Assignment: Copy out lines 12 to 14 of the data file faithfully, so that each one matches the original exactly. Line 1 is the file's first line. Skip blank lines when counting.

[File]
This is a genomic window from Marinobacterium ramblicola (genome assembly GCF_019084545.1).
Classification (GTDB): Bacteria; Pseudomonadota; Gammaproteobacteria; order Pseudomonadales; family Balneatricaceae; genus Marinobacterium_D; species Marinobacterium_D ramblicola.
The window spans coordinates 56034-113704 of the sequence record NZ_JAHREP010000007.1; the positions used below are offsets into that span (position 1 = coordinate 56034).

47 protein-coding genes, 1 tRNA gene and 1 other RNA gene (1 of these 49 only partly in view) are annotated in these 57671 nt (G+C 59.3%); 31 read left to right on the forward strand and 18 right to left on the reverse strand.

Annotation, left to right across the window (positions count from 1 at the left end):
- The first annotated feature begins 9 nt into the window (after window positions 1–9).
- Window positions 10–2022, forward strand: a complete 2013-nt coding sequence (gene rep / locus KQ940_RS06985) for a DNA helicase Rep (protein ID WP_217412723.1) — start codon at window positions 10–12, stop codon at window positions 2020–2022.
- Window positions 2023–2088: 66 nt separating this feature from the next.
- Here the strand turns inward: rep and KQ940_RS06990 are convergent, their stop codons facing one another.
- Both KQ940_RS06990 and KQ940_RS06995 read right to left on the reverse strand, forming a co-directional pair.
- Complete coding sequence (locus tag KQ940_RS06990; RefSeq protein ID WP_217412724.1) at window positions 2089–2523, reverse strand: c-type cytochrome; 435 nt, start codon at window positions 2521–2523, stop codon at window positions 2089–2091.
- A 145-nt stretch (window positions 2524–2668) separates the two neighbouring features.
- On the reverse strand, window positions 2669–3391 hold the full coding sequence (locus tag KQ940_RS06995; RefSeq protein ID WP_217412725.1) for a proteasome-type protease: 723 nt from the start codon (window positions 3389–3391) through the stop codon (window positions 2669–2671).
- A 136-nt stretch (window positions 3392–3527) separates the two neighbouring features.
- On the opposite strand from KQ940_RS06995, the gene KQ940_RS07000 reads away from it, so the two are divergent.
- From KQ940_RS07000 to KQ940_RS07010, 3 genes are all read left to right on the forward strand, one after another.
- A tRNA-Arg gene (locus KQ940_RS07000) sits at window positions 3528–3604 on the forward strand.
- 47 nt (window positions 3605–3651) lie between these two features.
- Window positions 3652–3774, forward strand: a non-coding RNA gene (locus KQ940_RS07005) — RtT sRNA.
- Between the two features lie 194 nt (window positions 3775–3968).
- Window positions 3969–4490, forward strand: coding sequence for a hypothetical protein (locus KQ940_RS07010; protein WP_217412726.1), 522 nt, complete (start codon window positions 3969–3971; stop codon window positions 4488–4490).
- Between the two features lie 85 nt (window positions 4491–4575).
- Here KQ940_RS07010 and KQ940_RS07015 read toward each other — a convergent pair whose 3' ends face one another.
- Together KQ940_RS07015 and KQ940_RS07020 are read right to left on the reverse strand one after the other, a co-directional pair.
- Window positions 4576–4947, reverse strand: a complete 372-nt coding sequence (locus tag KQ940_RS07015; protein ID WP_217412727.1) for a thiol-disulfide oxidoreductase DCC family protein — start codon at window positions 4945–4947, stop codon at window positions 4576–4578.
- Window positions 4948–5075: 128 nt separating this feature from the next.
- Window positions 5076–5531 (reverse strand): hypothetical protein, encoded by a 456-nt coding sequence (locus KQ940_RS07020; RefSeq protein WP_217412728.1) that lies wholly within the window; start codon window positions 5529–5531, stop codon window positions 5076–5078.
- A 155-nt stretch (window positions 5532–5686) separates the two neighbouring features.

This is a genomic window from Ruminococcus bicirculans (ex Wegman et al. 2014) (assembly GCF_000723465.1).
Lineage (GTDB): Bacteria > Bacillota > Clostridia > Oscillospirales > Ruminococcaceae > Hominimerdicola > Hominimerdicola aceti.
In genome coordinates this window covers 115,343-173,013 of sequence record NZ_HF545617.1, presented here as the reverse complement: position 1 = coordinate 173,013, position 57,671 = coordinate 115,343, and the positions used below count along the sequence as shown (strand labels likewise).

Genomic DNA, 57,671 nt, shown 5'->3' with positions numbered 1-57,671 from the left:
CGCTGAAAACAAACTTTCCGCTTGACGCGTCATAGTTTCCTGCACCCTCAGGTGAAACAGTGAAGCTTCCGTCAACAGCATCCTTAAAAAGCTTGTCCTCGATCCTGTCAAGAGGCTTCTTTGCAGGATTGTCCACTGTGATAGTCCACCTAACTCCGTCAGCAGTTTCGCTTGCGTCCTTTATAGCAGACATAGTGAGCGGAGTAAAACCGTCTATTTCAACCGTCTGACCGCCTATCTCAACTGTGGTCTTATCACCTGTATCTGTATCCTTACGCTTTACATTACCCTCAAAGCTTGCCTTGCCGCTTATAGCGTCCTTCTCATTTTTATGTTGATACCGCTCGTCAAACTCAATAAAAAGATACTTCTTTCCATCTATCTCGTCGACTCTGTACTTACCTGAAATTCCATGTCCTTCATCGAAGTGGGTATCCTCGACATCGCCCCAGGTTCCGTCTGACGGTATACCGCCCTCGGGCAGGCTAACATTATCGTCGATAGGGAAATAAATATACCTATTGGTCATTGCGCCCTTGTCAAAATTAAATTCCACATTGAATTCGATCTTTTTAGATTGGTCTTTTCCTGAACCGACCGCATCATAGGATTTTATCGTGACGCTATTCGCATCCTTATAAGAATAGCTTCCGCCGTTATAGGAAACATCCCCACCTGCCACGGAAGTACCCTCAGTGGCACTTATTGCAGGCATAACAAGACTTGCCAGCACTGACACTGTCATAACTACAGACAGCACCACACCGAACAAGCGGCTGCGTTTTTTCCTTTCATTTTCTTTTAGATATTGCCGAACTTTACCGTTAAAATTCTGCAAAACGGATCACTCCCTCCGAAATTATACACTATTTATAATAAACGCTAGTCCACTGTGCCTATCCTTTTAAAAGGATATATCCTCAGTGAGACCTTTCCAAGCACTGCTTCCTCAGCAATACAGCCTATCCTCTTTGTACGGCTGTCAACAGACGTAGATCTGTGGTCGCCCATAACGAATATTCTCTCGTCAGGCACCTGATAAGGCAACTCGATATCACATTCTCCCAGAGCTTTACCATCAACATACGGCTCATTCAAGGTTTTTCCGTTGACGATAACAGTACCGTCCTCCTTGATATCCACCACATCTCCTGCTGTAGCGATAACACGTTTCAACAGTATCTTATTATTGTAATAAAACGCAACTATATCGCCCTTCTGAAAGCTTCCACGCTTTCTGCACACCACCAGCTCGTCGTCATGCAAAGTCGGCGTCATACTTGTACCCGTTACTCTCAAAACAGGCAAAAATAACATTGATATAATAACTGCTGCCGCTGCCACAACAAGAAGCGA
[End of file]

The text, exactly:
- A 145-nt stretch (window positions 2524–2668) separates the two neighbouring features.
- On the reverse strand, window positions 2669–3391 hold the full coding sequence (locus tag KQ940_RS06995; RefSeq protein ID WP_217412725.1) for a proteasome-type protease: 723 nt from the start codon (window positions 3389–3391) through the stop codon (window positions 2669–2671).
- A 136-nt stretch (window positions 3392–3527) separates the two neighbouring features.